The House On Mango Street Analysis

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Crossing Borders
Borders detach us from the outside world; it constricts us with its walls and warps us into bystanders to the events occurring around us. Borders are a central theme in The House on Mango Street as we witness different characters trying to cope with the borders that enclose their daily lives, some attempt to cross it while others are held back by it. A common border which manifests in the stories throughout The House on Mango Street and Woman Hollering Creek is the boundary between the two opposing genders: male and female. This border between genders is created because of the expectations and stereotypes that are placed upon them, further contrasting the inherent differences between them and erecting a border that causes friction between the two groups. This border, stemmed from the differences between the two genders, manifests in different forms and are broken by different characters in the stories of The House on Mango Street as well as Woman Hollering Creek.
The inherent differences between males and females that started the creation of this boundary between genders can largely be attributed to the fact that “...boys and ...girls live in separate worlds”, each group often only associating with their own kind, thus generating distinctions between the groups as well as borders (Cisneros 8). Many of the female characters such as Esperanza and Sally in The House on Mango Street cross this boundary genders by exploring their own sexuality as they come of age. Consequently, the crossing over of this border further generates more borders which are all encompassed by this greater boundary between males and females.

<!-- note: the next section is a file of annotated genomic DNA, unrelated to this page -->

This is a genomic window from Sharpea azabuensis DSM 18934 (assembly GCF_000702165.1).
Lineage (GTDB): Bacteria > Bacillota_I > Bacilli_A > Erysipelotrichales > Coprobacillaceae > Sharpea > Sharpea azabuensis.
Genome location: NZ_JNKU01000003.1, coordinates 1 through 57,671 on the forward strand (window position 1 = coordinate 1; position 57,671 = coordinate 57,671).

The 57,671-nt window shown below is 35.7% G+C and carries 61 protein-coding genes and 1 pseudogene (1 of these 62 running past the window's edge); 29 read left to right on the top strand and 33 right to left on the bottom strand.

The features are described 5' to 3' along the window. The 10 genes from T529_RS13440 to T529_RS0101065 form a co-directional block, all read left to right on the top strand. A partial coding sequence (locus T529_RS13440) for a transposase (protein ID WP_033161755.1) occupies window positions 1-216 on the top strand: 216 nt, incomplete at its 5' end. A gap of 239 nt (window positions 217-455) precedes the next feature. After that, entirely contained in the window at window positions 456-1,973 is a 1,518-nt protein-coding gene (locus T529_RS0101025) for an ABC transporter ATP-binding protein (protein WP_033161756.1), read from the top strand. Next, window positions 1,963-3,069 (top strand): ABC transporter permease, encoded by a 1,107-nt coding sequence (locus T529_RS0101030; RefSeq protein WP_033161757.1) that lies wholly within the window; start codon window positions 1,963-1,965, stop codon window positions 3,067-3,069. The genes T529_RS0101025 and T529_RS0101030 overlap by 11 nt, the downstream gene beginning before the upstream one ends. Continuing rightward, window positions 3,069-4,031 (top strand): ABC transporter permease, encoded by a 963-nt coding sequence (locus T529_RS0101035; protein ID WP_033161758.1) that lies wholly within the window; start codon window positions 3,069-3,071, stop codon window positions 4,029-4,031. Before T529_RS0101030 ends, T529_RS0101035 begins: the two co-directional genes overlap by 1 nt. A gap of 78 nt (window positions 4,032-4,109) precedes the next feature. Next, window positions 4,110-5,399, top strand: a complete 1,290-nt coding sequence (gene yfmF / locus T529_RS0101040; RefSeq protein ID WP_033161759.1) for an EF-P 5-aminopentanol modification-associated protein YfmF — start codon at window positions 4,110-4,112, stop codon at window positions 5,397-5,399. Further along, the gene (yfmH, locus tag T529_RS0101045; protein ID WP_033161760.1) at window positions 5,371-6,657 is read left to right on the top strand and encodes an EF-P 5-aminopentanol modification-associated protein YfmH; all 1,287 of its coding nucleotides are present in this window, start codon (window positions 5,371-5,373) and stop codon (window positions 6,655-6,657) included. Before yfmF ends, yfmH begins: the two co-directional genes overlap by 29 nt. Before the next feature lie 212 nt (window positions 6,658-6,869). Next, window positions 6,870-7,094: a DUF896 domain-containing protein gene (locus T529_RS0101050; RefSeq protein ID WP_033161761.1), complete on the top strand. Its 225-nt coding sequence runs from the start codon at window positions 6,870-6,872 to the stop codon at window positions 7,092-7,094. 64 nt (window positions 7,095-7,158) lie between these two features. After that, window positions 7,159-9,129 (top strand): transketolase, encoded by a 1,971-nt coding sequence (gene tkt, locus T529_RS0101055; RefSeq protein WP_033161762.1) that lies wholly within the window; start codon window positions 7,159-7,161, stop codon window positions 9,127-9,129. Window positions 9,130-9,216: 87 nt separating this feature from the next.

An offshoot of the border between genders is the boundary between marriage and free will. In the storie...

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... over this boundary and transforming herself from a lover to a mother. Besides her pregnancy, Graciela and Felice also act as catalysts in her crossing over as they give her the means to leave La Gritona, the arroyo which symbolizes the borders inside her psyche; and her abusive husband, and return to Mexico, her true home. Furthermore, Felice cements this transformation by showing her that women can have a strong voice in a male-dominated society with her hollering and ownership of “a pickup”(Cisneros 228).
In conclusion, we see how this boundary between genders is amorphous yet binding as it perpetuates the male dominant societies in The House on Mango Street and Woman Hollering Creek in various forms, enclosing women within its walls. For women “[t]o survive the Borderlands”, they “must live sin fronteras (without borders)/ be a crossroads”(Anzaldua 38,39-40).
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